Video 2 in a series documenting my build of the Petrel Play. In this episode I cut the strips and set up the forms.
Cutting Strips and Setting up Forms
Hi, I’m Nick Schade, Owner and head floor sweeper at Guillemot Kayaks. Welcome to Episode 2 of my series on making the Petrel Play.
In the last video I introduced you to the kayak I’m building. The Petrel Play is a fun 14’ recreational touring kayak suitable for flat or rough water. If you have not watched this prior video, be sure to go back and check it out.
In this episode I will mill the strips that I’ll use to make the kayak, then I will cut out and set up the building forms.
If you have any questions as I proceed with this build, please post them in the comments. I will do my best to answer.
To build a wooden kayak you first need some wood. I went to Liberty Cedar in Rhode Island and picked through their stacks.
I got variety of material for different projects, but the best color was in some 2-by Western Red Cedar.
I find I get the best results when my strips have vertical grain. This is easiest when you have flat grained boards of the right thickness. You just rip strips off the edge.
But, good quality 2-by material is usually vertical grained. So, to get vertical grained strips, I first rip blanks that are ?” thick then turn these on their side and rip my 3/16” thick strip off the blanks.
I try to keep the strips in sequence. This way if I choose to match the strips, I can do so. I bundle each original blank into an ordered set. Then keep the sets in order.
The first milling operation is cutting the blanks.
I use a power stock feeder on my table saw for safety and a consistent cut.
Note that I’m wearing a dust mask. Cedar dust is seriously evil. I have an industrial dust collector pulling dust from the saw, but some still gets in the air.
I also wear hearing protection. With the saw and collector going the noise level is dangerous.
I like to check the consistency of my cut with calipers. If there is a problem I can run the blanks through a thickness plane.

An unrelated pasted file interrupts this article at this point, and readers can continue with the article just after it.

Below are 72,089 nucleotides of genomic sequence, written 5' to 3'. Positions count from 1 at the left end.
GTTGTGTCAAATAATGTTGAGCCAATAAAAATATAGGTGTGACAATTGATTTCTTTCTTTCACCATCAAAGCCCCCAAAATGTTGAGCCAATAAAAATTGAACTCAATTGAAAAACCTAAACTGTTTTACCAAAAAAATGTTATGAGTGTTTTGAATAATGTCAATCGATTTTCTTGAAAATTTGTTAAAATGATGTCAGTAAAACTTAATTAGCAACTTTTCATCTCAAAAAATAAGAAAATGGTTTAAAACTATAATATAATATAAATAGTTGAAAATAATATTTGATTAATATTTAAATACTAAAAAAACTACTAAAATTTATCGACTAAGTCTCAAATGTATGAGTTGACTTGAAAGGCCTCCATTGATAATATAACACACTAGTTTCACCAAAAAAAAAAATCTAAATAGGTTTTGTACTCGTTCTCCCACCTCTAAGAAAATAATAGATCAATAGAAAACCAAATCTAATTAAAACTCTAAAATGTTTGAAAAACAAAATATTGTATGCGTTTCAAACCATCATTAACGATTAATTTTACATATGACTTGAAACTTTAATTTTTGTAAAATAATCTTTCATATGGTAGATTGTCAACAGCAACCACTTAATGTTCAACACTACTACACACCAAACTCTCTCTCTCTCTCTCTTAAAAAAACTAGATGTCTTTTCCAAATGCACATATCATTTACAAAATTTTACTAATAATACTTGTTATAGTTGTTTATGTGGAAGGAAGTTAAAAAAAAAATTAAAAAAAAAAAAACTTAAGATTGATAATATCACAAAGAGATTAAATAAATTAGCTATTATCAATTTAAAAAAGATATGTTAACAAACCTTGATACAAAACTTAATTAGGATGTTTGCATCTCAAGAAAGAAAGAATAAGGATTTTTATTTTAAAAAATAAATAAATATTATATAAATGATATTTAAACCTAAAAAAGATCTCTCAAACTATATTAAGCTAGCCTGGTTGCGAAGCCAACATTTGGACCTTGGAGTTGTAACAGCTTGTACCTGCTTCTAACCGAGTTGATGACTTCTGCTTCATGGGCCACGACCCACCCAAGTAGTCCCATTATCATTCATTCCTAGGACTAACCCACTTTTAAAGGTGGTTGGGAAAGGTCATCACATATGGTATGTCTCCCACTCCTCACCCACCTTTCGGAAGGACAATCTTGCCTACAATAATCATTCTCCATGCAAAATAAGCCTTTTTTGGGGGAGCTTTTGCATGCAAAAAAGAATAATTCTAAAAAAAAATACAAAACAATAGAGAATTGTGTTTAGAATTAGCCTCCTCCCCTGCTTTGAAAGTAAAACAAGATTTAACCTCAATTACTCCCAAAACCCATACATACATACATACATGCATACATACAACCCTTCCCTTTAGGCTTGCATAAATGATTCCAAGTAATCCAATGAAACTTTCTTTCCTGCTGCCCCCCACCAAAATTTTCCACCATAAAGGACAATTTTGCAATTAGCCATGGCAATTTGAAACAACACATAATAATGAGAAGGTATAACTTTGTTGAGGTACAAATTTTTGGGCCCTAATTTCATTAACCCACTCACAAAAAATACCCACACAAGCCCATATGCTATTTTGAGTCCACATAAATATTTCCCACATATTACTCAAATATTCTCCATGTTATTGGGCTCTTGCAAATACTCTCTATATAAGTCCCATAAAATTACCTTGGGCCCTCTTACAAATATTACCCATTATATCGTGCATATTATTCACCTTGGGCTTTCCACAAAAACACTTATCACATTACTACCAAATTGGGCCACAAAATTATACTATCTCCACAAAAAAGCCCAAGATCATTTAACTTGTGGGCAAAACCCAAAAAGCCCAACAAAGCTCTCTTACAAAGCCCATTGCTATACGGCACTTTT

Once the blanks are cut and consistent they are turned on their side and the strips are cut.
This MagSwitch feather board is great for controlling the ever-narrowing blanks. Just unlock and slide it in. The stock feed does a good job, but the long boards are easily shifted. The feather board keeps everything running straight and true.
I use an inexpensive Freud Diablo 7 ?” Framing saw blade with 24 teeth. They have a very thin kerf to minimize the material lost to saw dust.
After each blank is cut, I bundle the sets together in sequence.
On this boat I ended up choosing not to match the strips. So I actually shuffled the pieces and swapped about half of them end-for-end to avoid any unintended patterns.
I print my plans out full size on paper. Each form is drawn by itself, with space around it. My expectation is people will take these paper plans, cut out the form patterns and glue them to a piece of MDF, or plywood or whatever material they may have that is suitable for making temporary forms.
These can then be cutout with a jigsaw or band saw…
…and trued up with a stationary sander.
But, I’m not going to do that.
I have a CNC Machine.
Holes cut into the stations keep the weight of the finished form set down, so the strongback is easier to move.
If either milling the strips or cutting the forms seems beyond your capability, Chesapeake Light Craft can provide either, or a complete kit with all the needed material. See the link below.
The spine of the forms is a strongback. This is a rigid reference to hold all the form stations.
I’m using an extruded aluminum tube, but you can make a box beam out of wood. The goal is something straight and true to hold the forms securely and accurately in place.
The forms are strung onto the strongback in order.
I placed a couple spacer blocks inside the hollow extrusion to center the end form on the strongback.
A couple screws shot through the strongback into the endforms secures them in place so they won’t slide off the end.
The spacing between stations is 1 foot or 30 cm. This is the distance between reference faces.
Since the kayak tapers towards each end, a strip running down the length will only touch the square edge of the form at one point. This is the reference face.
At the front of the boat, the reference face is the forward face of the form and as the boat tapers towards the stern, the rearward face is the reference.
The gap between most of the half inch thick form is 11 and half inches, except in the middle where the reference face change from front to back. Here the spacing is just 11 inches.
I make 11 and half inches long spacers that fit between the forms and wrap around the strongback.
One spacer per form at each end of the kayak.
I cut one of the spacers to accept a couple wedges for between the middle forms where the spacing is 11 inches.
The pressure from the wedges secures all the forms, but they may need some adjustment.
Checking the alignment of the reference lines on the forms, I find some are slightly rotated around the strongback.
A few of the forms near the ends were not clamped by the wedges. These get a spot of hot melt glue.
I don’t want to glue the strips to the forms, so I’m wrapping the edges with packing tape.
With the cedar strips all milled and ready to use, and the forms cut and strung on the strongback, I’m ready to start building the kayak. In the next episode I’ll shape the inner stem and install the first strips.
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Thank you for watching and Happy Paddling.